Day 4 Recap: Doyle, bubble gone; 239 left

LAS VEGAS -- The Amazon Room feels more spacious than ever after a fast-moving Day 4 of the World Series of Poker main event. Only 239 players remain in contention for the $8.3 million top prize, and Jonathan Lane will lead the field into Day 5 action Saturday. Day 4 featured some dramatic moments, especially the elimination of Doyle Brunson, but began with a quick money bubble and the eruption of the room in applause after the elimination of Farzad Bonyadi. All players who made the money earned at least $19,106.

Lane finished Day 4 with 2.8 million in chips, a third of which came in a big pot against Nicholas Immekus late in the night when he made a strong call on a seven-high board postflop with his A-K to eliminate Immekus and his A-4. He was able to chip up slowly throughout the rest of the day, avoiding the major confrontations.

"I pretty much played solid poker, had some good fortune and ran it up," said Lane who is playing in his sixth main event. "This is what it's all about. This is the dream. I've been working to this for a long time, and I just want to take it home."

The Wisconsin native played online a lot before Black Friday but hasn't been playing all that much recently. He's played 20 events this WSOP with one small cash, but he can't help but think about the fact that the main event is an altogether different beast and an event where he's already found success. Lane finished 88th in the 2005 WSOP and was chip leader.

"It would mean a lot," Lane said about making the final table. "I've always dreamed about it, and I'm just trying to focus and, through willpower and determination, get through the field. You only get so many chances to go through the main."

Lane, Grayson Ramage, Ami Alibay, Vladimir Geshkenbein, Victor Cianelli and Vincent Robert were the only players to bag more than 2 million in chips, but there's a long way to go until the final table. Only a handful of players in this room understand what it takes to make it there, especially defending champion Greg Merson, 2001 champion Carlos Mortensen and Steven Gee, ninth-place finisher in the 2012 main event. It was a roller-coaster ride for Merson's stack for the second straight day. He peaked near 1 million, was as low as 350,000 and left for the night with 635,000 after a two-level stint of playing very conservatively. He preached patience throughout his run last year, and that's what has led him here once again.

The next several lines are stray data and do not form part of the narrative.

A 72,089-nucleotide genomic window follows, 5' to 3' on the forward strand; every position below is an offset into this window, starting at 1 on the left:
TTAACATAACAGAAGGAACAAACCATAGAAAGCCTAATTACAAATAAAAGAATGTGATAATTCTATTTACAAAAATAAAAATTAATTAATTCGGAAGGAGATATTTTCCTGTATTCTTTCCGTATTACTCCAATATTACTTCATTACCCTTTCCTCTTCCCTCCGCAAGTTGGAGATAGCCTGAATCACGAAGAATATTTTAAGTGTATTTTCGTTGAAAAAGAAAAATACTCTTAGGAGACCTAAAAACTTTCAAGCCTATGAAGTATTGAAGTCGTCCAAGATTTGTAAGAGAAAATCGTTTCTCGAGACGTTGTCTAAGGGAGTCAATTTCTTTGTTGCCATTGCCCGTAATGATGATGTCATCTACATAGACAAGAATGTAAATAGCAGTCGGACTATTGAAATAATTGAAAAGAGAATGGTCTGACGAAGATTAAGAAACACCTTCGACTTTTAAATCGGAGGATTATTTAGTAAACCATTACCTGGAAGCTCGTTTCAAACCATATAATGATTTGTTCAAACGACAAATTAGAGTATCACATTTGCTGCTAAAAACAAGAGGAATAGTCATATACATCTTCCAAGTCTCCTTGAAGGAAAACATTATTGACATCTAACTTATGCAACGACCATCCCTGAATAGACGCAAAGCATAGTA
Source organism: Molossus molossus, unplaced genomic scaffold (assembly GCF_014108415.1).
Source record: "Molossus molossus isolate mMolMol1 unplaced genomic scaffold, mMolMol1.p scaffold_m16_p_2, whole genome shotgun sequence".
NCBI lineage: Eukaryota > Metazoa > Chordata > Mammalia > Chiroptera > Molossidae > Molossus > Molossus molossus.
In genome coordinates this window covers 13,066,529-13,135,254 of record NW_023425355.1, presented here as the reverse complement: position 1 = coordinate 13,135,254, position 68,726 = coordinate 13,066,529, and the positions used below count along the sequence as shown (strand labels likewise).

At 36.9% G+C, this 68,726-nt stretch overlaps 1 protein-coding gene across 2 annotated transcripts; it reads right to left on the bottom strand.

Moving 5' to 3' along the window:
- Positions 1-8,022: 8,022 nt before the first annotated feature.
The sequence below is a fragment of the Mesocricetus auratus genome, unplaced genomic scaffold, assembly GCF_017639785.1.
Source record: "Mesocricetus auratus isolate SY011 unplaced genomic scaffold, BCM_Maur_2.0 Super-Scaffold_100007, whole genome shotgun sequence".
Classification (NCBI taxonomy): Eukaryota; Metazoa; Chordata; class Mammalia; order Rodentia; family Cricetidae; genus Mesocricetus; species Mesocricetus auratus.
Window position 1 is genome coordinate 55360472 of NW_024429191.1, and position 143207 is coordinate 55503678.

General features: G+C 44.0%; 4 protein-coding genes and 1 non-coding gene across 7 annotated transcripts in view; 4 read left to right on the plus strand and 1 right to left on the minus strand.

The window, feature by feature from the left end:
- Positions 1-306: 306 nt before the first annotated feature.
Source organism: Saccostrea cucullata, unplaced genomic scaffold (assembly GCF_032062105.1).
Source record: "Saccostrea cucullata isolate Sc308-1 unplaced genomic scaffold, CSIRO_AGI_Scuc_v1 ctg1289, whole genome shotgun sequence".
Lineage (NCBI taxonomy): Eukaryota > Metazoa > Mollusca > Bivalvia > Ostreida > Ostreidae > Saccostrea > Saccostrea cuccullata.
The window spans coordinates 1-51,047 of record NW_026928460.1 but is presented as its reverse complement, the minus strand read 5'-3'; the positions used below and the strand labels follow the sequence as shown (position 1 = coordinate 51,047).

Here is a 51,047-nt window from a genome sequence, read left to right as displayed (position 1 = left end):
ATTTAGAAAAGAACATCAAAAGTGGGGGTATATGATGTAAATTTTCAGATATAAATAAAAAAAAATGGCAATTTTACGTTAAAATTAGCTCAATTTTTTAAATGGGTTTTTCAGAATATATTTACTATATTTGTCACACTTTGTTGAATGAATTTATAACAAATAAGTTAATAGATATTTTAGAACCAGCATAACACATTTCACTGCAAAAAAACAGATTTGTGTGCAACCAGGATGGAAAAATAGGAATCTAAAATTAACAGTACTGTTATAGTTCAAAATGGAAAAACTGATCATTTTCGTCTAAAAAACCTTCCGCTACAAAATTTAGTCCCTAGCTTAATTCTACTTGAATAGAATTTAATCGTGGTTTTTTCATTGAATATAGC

Although Merson, Mortensen, Gee, 2007 WSOP Europe main-event champion Annette Obrestad, Marvin Rettenmaier, JC Tran, Brett Richey, Max Steinberg, Yevgeniy Timoshenko, Vivek Rajkumar, Brandon Steven and Greg Mueller all made it through and carry with them results that stand out from the rest of the field, the star power in the main event was greatly affected with the elimination of Brunson in Level 18. The 10-time WSOP main-event bracelet holder battled greatly for the past four days, but ultimately pushed at the wrong time and ran his K-10 into the 10-10 of Sergei Stazhkov. Brunson received an incredible ovation as he left the Amazon Room, but -- just like every other year -- he was disappointed with his result. Brunson finished 409th and earned $28,063. Michael Mizrachi, Marcel Luske, Matt Stout, Bertrand Grospellier, Allen Cunningham and two members of last year's final table, Russell Thomas and Rob Salaburu, were among the 427 eliminations.

Here are the chip leaders after Day 4:

1. Jon Lane (2.8 million in chips)

2. Sami Rustom (2.4 million)

3. Grayson Ramage (2.4 million)

4. Victor Cianelli (2.1 million)

5. Seaver Kyaw (2.0 million)

6. Yann Dion (2.0 million)

7. Vincent Robert (1.9 million)

8. Marc Emond (1.9 million)

9. Robert Sichelstiel (1.9 million)

10. Ami Alibay (1.8 million)

Day 5 begins at noon PT on Saturday, with the blinds at 8,000/16,000 with a 2,000 ante.

Small blinds: Five players at Jon Lane's starting table on Day 5 have more than 1 million in chips. ... Tables are incredibly spaced out now in their setup for Day 5. Lots of room for camera crews to maneuver and a big rail for fans. ... JC Tran was down to just six big blinds on Day 3. Now he has 1.1 million in chips. ... The hallway that leads to the Amazon Room is turning back into a regular hallway and not a major poker-retail center. ... Farzad Bonyadi not only bubbled the main event but then finished 17th in the event at the Bellagio where 15 paid. ... Friends and family have started to arrive at the Rio. ... One player seated at an outside feature table didn't return from the final break until about 20 minutes into the last level of the night. He told his table he fell asleep and his friends had to wake him up. ... Day 5 used to play down to 72, but I'm not sure that's the plan for Saturday. They might play a full five levels again. ... The payout system was really organized this year. No crazy lines or angry players. It seemed as if the WSOP has perfected this process. ... Apparently, the player ninth in chips, Robert Sichelstiel, is a big fan of the Poker Edge. Cool. ... The TV production team put a mike on Umang Dattani, who told us he had never been on TV before. On his very first hand, he gets dealt a royal flush. ... The massage therapist staffers might need to start cutting back. There were way too many masseuses without work, although I did see a guy on the rail getting a massage. ... There are still two players in the main event representing the Republic of Nauru. According to Google, in 2010, the population was only 9,322.